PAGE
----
How plan sponsors can be better fiduciaries (with or without the rule)

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Whether your company is small or large, chances are you offer your employees a 401(k). Yet even this well-intentioned benefit has become target practice for attorneys, with lawsuits against companies ranging from those with tens of millions of assets in management down to a Minnesota auto body repair company with barely 100 participants and less than $10 million in assets.

The uptick in litigation is likely due to the increased press from the recently vacated Department of Labor fiduciary rule. The Securities Exchange Commission recently released their proposed version related to advice which may also go nowhere as nothing really changes for investment advisers, and it appears brokers must only follow the ‘best interests’ protocol. In other words, the SEC fiduciary rule is not really a fiduciary rule. Still, due to the mainstream coverage by national and industry press, both plan sponsors and participants have been impacted. Thanks to this increased attention, causing confusion and concern, the environment is ripe for legal activity. Lawsuits will undoubtedly continue, with experts saying that law firms are becoming increasingly opportunistic.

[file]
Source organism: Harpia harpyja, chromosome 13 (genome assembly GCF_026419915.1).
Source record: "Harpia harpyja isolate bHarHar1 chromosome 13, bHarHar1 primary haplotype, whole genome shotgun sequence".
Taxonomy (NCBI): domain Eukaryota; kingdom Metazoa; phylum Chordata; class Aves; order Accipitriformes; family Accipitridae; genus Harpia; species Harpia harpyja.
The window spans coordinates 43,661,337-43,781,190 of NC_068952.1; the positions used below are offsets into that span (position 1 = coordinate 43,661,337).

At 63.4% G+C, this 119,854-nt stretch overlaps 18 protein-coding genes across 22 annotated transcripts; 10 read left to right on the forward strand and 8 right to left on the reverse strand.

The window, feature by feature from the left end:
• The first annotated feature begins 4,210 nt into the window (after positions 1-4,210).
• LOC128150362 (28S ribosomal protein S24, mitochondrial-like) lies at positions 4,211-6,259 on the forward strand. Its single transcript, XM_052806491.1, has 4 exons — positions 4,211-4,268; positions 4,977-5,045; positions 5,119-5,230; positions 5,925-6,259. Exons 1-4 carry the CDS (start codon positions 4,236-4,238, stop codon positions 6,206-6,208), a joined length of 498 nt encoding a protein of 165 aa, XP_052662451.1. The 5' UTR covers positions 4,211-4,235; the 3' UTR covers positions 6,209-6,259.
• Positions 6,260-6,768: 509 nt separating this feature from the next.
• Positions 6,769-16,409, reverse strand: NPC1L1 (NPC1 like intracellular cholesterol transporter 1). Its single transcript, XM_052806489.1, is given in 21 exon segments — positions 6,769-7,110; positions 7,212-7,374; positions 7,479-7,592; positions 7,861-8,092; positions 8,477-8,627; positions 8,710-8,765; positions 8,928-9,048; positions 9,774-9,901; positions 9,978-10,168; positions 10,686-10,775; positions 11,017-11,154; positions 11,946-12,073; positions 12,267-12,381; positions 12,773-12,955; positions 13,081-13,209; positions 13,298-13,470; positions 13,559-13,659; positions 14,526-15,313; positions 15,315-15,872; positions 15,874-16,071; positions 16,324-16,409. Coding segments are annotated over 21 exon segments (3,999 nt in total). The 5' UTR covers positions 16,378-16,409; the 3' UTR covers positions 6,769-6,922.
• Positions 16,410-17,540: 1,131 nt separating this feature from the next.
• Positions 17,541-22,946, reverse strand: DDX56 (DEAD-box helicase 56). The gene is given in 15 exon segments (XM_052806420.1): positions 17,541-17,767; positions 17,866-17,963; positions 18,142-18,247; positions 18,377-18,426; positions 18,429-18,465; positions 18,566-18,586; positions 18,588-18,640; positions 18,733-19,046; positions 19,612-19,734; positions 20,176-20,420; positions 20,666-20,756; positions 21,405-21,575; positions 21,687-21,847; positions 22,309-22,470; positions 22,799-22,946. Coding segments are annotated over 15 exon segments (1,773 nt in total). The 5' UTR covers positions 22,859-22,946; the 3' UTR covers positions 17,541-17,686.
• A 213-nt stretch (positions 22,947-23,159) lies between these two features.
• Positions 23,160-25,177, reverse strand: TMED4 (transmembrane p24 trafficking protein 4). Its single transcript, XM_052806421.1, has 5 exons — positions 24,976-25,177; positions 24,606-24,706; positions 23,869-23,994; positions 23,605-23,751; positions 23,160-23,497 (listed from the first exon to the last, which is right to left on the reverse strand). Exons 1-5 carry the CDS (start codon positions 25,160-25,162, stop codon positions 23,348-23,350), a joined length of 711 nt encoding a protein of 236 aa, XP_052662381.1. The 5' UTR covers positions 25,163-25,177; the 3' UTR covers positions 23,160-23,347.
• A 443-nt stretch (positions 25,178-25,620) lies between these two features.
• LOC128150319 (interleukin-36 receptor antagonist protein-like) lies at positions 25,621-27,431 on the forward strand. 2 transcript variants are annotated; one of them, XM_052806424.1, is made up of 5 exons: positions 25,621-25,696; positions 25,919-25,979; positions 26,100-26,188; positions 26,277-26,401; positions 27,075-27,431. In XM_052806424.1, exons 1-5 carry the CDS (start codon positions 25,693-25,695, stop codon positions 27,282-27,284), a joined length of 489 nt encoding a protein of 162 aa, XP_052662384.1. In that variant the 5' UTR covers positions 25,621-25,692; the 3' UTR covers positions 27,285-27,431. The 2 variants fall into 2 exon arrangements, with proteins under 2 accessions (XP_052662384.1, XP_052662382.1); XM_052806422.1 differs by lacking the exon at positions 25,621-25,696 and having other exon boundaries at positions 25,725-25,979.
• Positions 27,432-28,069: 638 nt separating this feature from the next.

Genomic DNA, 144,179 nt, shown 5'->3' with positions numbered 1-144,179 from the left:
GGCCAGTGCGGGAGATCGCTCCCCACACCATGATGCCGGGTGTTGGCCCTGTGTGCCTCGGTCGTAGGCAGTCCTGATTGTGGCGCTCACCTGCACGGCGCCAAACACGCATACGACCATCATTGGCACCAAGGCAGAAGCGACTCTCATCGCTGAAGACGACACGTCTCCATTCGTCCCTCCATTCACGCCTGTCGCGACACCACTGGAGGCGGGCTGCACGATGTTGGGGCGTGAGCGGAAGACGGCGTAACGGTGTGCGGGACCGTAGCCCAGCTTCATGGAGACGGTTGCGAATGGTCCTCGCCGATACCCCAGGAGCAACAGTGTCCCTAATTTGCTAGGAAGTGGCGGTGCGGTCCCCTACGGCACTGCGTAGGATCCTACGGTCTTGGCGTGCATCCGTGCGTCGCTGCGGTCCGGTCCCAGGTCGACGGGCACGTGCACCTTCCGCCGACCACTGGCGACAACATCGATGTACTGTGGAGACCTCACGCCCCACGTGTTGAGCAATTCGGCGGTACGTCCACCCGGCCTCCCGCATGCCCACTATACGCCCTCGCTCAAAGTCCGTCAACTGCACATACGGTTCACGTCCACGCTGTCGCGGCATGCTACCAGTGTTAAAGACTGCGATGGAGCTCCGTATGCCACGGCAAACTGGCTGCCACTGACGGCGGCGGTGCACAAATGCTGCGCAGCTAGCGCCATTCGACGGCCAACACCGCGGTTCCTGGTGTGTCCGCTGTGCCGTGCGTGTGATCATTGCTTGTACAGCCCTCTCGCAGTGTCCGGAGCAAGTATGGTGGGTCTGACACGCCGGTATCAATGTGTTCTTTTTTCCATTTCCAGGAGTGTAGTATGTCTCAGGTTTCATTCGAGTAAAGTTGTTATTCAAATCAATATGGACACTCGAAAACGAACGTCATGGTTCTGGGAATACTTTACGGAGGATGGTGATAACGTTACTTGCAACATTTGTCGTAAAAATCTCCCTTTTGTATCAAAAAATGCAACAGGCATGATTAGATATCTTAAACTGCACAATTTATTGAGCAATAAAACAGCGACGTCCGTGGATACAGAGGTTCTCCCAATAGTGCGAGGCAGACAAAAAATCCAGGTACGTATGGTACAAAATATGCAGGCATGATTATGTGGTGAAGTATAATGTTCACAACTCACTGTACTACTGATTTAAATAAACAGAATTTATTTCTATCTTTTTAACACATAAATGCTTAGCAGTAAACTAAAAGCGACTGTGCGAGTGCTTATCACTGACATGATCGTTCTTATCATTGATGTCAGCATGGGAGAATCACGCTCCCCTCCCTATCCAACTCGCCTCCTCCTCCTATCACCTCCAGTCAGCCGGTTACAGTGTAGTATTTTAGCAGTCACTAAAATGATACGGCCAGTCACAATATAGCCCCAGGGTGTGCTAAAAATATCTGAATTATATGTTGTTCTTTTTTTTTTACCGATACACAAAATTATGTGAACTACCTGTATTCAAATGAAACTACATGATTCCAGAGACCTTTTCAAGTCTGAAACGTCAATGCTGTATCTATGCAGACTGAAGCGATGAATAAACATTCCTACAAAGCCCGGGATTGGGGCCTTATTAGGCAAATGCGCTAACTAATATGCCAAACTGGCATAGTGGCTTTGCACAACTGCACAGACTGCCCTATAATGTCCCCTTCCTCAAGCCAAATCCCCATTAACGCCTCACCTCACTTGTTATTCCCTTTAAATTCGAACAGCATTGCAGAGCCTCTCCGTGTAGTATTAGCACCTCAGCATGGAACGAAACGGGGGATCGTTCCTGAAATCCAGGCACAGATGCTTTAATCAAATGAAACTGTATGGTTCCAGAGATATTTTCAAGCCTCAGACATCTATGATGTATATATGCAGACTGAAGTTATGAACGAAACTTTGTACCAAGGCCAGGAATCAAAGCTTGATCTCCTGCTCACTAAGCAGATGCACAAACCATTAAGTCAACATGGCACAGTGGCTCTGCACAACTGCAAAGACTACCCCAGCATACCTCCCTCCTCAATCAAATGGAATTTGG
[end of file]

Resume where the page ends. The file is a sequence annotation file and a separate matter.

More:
In fact, another potential variable related to the uptick in litigation may be the Department of Labor fee disclosure requirements implemented in 2012. Such requirements placed annual disclosures on plan and investor related fee information, which might have impacted litigation frequency. Here are some concrete, practical steps you can take to help your plan participants and also give your company the fullest extent of protection possible against potential litigation.

Making a list, checking it twice

The Department of Labor lists the following fiduciary responsibilities for plan sponsors:

· Acting solely in the interest of plan participants and their beneficiaries with the exclusive purpose of providing benefits to them.
· Carrying out their duties prudently.
· Following the plan documents (unless inconsistent with ERISA).
· Diversifying plan investments.
· Paying only reasonable plan expenses.

Long before the proposed Department of Labor fiduciary and fee disclosure rules, plan sponsors were always the key fiduciary per the Employee Retirement Income Security Act of 1974. As a fiduciary, your responsibilities begin and end with acting in the best interest of your participants and their beneficiaries. This is the yardstick against which all of your activities must be measured, and relies on you behaving in the very manner that is intrinsic to a fiduciary, in good faith and trust.

Investment fund selection

Carrying out your duties prudently more or less boils down to offering plan investments that meet your stated benchmark or investment objective at fair fees.

FThis is not as easy as it sounds when many plan sponsors have multiple service providers including investment advisory firms, recordkeeping service providers or platforms, and firms that provide compliance and plan document services (otherwise known as TPAs).